SAN DIEGO, JAN. 31 -- They came from Alexandria and all over the Northern Virginia area. They'd probably be Washington Redskins fans in other times. But tonight, with Alexandria's own Tony Lilly playing safety for the Denver Broncos -- the same Tony Lilly who wore a Redskins uniform when he competed in the NFL punt-pass-kick competition half a lifetime ago -- they came to root for the Broncos.
Not only did his team get destroyed for the second straight Super Bowl, this time 42-10, but time after time, the homefolk saw Lilly racing forlornly after Ricky Sanders, Timmy Smith, or some other Redskin streaking for the goal line.
There's no sense in blaming Lilly, a safety, for specific troubles or missed assignments in tonight's game because there was enough blame to go around. The Broncos were beaten so often, so badly, that the coaching staff didn't even know which defensive players were at fault.
"We have to see the films," was the answer offered by just about every coach and player unfortunate enough to be affiliated with the Denver defense.
On Washington's first touchdown, Lilly started a familiar chase scene. Doug Williams threw for an 80-yard score to Sanders. Denver cornerback Mark Haynes was responsible for the receiver in man-to-man coverage. But Lilly was the last man to have a shot at catching Sanders and he couldn't.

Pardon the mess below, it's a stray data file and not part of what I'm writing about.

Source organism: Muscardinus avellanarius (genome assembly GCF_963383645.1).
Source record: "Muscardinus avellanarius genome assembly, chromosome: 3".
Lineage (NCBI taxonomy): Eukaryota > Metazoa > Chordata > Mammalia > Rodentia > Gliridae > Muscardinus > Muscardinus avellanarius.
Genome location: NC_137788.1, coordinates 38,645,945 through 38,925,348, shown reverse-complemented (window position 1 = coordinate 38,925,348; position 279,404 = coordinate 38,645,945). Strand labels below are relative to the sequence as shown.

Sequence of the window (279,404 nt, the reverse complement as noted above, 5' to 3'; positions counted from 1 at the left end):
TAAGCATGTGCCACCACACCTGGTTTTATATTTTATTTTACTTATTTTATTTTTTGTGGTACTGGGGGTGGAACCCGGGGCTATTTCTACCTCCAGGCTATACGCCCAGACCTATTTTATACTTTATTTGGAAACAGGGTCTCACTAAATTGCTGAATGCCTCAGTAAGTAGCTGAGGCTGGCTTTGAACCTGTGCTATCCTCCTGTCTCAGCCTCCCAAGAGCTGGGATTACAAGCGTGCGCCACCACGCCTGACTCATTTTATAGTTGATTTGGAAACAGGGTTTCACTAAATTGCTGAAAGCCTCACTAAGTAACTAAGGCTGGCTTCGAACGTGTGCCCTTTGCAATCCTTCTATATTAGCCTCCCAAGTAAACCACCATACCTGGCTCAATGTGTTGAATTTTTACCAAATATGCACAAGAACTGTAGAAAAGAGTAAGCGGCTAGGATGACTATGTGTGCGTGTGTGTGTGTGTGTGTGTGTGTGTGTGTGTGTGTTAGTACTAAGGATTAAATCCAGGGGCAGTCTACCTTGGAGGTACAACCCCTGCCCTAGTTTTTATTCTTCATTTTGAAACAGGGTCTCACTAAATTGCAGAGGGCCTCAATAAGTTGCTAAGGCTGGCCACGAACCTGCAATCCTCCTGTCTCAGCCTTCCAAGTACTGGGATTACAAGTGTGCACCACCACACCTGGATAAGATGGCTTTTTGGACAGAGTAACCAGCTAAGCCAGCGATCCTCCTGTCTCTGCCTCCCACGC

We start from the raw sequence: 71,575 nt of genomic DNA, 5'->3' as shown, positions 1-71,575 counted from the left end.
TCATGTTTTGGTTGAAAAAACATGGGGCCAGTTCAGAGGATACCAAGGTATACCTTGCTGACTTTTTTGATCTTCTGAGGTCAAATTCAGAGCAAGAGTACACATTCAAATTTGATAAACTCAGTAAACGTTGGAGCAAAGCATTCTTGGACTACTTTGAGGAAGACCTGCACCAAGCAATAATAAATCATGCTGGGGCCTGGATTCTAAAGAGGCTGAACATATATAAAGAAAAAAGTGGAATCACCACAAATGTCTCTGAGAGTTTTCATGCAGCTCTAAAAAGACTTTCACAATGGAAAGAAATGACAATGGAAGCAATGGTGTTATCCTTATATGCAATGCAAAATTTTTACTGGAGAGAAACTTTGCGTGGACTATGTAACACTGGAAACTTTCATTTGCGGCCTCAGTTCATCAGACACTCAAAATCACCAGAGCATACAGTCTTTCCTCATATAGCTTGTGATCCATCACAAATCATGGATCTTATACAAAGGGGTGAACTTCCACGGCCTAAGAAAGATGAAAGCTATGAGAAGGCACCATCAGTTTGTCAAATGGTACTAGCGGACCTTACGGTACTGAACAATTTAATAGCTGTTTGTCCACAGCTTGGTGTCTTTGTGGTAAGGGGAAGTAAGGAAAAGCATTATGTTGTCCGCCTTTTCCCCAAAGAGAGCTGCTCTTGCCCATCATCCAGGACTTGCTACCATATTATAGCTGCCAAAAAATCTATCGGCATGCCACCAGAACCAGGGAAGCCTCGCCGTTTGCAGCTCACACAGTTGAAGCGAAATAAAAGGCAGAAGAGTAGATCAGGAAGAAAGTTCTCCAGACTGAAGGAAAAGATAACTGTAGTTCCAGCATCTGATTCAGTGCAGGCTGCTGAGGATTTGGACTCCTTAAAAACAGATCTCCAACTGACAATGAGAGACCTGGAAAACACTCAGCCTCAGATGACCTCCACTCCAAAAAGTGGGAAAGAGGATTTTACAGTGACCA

Two series later, Lilly gave chase again, with barely time to catch his breath from the previous outbreak. Redskins running back Smith went 58 yards, the last 10 or so after flying past Lilly on the Redskins sideline.
On the next Redskins series, Williams hit Sanders again, this time on a 50-yard pass. Lilly chased in vain again. "I think we all bit on the run fake, and they just caught us," Lilly, a Woodbridge High School graduate, said.
Before too long into the second half, Lilly took himself out of the game, reluctantly, because he suffered what he later called, "a hip-flexor" injury. "I was hurting the team too much to stay in the game," he said. "The best thing for me to do was come out."
This actually could have been the day that Lilly reclaimed, for good, his starting free safety spot. He started seven of the first eight games, but lost the job in late November. Injuries in the Denver secondary forced veteran Mike Harden to move to strong safety, putting Lilly back as the starter at free safety.
But this defensive performance was not the kind of thing to put anyone in the frame of mind to talk about job security. The only good news was that nobody else in a Denver uniform played well enough to make Lilly worry.
"We just never knew what the Redskins were going to do after they went ahead," he said. "We had to worry about the play fakes because Smith had burned us so much. And that gave the receivers extra time to get open, which they took advantage of. It was just a really bad situation to be in."